Health Hazard Evaluations (HHEs)
Occupational Medicine Rotation
The HHE Program offers occupational medicine residents an opportunity to engage in public health practice. Through on-site investigations, medical evaluations, exposure assessments, and office consultations, the HHE Program gives you the opportunity to evaluate workplace health hazards, talk with employees and employers, and gain new knowledge first hand! Rotations are scheduled for a one month period. The program is open to applicants from U.S.-based, American Council on Graduate Medical Education (ACGME)-accredited residency programs.
We are currently booked through 2019 and will not be accepting applicants for 2020 until further notice.
What are the goals of this rotation?
- To involve you in the various phases of worksite evaluations
- To broaden your scope of expertise in occupational safety and health
- To provide you experience in the role of NIOSH occupational safety and health professionals
The Resident Rotator curriculum meets the core competencies in preventive and occupational medicine of the American Council of Graduate Medical Education. To address these core competencies, we have developed brief training modules dealing with topics such as occupational lung diseases, skin disorders, and noise-induced hearing loss. Using examples from actual workplace evaluations, the modules focus on how the HHE Program approaches, assesses, and evaluates these important issues.
Every effort will be made for you to accompany an HHE team on a worksite evaluation during the rotation. You will function as a member of the medical team and may be involved in study design, survey and questionnaire design, confidential medical interviews of employees, medical record reviews, data analysis, and report writing. You will also research various occupational health topics to respond to public inquiries.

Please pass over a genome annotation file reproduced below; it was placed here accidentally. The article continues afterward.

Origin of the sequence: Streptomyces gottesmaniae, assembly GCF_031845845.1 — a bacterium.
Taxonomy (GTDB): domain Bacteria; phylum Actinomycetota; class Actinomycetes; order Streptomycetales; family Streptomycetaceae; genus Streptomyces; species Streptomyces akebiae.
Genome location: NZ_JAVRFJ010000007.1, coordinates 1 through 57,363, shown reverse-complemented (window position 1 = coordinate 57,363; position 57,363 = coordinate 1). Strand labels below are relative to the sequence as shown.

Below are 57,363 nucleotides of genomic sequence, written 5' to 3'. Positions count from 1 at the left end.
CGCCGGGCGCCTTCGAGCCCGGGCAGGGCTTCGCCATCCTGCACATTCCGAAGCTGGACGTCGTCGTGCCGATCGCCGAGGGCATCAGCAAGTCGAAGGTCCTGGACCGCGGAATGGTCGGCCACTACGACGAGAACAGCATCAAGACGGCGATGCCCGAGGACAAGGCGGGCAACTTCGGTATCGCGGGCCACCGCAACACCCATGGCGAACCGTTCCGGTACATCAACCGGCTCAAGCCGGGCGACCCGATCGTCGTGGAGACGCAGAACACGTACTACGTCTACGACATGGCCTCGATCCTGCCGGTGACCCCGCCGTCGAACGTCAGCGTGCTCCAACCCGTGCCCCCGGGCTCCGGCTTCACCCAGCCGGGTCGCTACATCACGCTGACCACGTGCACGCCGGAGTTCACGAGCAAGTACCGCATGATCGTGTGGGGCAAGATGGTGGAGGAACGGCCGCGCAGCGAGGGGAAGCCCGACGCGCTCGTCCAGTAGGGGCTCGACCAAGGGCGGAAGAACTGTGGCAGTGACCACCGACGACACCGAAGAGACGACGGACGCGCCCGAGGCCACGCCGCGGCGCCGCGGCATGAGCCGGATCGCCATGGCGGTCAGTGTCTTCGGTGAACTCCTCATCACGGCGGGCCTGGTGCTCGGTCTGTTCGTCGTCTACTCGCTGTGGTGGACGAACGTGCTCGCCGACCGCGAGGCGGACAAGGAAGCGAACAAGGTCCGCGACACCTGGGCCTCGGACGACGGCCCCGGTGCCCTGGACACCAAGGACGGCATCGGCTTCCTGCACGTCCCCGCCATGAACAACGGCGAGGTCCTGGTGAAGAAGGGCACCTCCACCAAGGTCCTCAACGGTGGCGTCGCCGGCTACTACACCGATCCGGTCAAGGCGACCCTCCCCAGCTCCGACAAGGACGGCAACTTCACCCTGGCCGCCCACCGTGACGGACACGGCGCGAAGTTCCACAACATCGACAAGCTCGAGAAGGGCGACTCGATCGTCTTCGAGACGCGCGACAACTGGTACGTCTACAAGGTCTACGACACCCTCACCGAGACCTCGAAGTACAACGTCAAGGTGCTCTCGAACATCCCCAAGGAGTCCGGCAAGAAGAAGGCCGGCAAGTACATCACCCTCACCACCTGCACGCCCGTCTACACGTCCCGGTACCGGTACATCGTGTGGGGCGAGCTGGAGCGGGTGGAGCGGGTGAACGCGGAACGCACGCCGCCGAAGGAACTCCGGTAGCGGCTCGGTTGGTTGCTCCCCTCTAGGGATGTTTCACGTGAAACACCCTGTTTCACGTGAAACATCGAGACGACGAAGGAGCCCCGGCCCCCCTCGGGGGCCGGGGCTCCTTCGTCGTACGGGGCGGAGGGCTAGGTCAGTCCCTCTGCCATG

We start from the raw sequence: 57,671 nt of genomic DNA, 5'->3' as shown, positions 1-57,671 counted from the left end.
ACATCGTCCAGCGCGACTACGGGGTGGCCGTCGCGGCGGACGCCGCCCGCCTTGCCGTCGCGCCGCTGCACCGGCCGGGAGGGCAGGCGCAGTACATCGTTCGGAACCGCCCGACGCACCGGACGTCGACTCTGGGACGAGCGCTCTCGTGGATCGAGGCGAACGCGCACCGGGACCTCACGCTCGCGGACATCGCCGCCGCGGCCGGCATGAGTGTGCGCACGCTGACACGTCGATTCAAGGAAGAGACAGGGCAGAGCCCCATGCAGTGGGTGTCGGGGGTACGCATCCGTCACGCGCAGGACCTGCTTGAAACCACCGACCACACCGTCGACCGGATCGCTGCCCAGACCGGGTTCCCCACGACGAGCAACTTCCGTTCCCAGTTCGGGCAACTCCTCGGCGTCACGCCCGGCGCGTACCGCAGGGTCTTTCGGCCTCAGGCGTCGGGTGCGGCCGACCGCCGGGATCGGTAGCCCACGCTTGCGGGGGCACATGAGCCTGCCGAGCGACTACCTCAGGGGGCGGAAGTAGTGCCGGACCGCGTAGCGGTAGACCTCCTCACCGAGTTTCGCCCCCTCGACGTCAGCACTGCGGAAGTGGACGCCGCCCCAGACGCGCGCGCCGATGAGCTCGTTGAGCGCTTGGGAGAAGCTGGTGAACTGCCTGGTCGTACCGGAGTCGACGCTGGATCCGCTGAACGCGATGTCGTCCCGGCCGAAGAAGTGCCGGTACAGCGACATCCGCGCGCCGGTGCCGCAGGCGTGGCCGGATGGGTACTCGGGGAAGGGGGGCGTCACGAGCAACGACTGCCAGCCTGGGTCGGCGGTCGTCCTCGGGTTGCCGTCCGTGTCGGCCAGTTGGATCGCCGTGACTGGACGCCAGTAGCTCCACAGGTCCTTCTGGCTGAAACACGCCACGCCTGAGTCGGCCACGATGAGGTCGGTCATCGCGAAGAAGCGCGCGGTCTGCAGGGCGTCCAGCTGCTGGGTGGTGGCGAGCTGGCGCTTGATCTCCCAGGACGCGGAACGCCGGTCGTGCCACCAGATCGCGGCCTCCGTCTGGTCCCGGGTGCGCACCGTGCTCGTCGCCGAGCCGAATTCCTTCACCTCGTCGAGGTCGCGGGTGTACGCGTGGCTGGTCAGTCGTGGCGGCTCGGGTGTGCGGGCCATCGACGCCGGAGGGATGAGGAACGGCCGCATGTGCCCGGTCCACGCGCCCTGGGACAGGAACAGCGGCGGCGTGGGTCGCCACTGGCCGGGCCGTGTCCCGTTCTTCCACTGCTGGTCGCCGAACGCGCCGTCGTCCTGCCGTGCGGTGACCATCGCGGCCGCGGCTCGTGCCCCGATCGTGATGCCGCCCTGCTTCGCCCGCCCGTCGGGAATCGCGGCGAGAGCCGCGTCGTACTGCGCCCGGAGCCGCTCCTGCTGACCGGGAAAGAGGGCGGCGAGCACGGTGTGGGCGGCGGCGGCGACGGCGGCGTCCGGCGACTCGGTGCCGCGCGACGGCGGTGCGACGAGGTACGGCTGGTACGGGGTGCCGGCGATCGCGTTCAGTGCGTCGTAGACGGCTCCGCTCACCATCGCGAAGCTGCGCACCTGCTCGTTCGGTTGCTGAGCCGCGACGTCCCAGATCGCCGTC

In addition to the other activities, you will choose a specific topic related to an ongoing HHE or other NIOSH project. You will review and summarize the relevant scientific literature and present your findings to our staff at the end of the rotation. If you participated in a field investigation, you will include a brief summary of your experience and summarize the available qualitative or quantitative findings.
How can you find out more?
To learn more about our Occupational Medicine Rotation or secure your spot in our rotation schedule email us at OccMedRotationsHETAB@cdc.gov or contact one of our rotation programs managers:
Judi Eisenberg, MD, MS
Director, Occupational Medicine Rotation Program
Sophia Chiu, MD, MPH
Assistant Director, Occupational Medicine Rotation Program
- Page last reviewed: September 28, 2018
- Page last updated: October 24, 2018
- Content source:
- National Institute for Occupational Safety and Health Division of Surveillance, Hazard Evaluation, and Field Studies